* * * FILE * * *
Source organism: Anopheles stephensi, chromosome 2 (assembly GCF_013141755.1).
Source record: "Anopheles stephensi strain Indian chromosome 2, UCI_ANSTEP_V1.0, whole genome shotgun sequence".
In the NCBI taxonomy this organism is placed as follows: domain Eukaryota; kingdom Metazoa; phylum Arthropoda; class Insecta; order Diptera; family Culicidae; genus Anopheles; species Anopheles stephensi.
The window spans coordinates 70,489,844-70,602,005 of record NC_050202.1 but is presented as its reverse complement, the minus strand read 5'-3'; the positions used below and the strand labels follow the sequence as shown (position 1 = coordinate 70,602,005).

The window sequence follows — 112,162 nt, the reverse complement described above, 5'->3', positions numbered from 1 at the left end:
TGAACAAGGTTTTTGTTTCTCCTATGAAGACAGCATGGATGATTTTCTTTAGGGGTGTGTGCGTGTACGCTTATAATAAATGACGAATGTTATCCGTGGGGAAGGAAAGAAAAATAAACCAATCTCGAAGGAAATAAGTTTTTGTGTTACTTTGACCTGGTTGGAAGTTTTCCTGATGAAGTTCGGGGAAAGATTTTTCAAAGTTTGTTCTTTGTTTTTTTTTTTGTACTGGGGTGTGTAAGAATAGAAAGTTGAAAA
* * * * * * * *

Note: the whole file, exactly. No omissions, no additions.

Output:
Source organism: Anopheles stephensi, chromosome 2 (assembly GCF_013141755.1).
Source record: "Anopheles stephensi strain Indian chromosome 2, UCI_ANSTEP_V1.0, whole genome shotgun sequence".
In the NCBI taxonomy this organism is placed as follows: domain Eukaryota; kingdom Metazoa; phylum Arthropoda; class Insecta; order Diptera; family Culicidae; genus Anopheles; species Anopheles stephensi.
The window spans coordinates 70,489,844-70,602,005 of record NC_050202.1 but is presented as its reverse complement, the minus strand read 5'-3'; the positions used below and the strand labels follow the sequence as shown (position 1 = coordinate 70,602,005).

The window sequence follows — 112,162 nt, the reverse complement described above, 5'->3', positions numbered from 1 at the left end:
TGAACAAGGTTTTTGTTTCTCCTATGAAGACAGCATGGATGATTTTCTTTAGGGGTGTGTGCGTGTACGCTTATAATAAATGACGAATGTTATCCGTGGGGAAGGAAAGAAAAATAAACCAATCTCGAAGGAAATAAGTTTTTGTGTTACTTTGACCTGGTTGGAAGTTTTCCTGATGAAGTTCGGGGAAAGATTTTTCAAAGTTTGTTCTTTGTTTTTTTTTTTGTACTGGGGTGTGTAAGAATAGAAAGTTGAAAA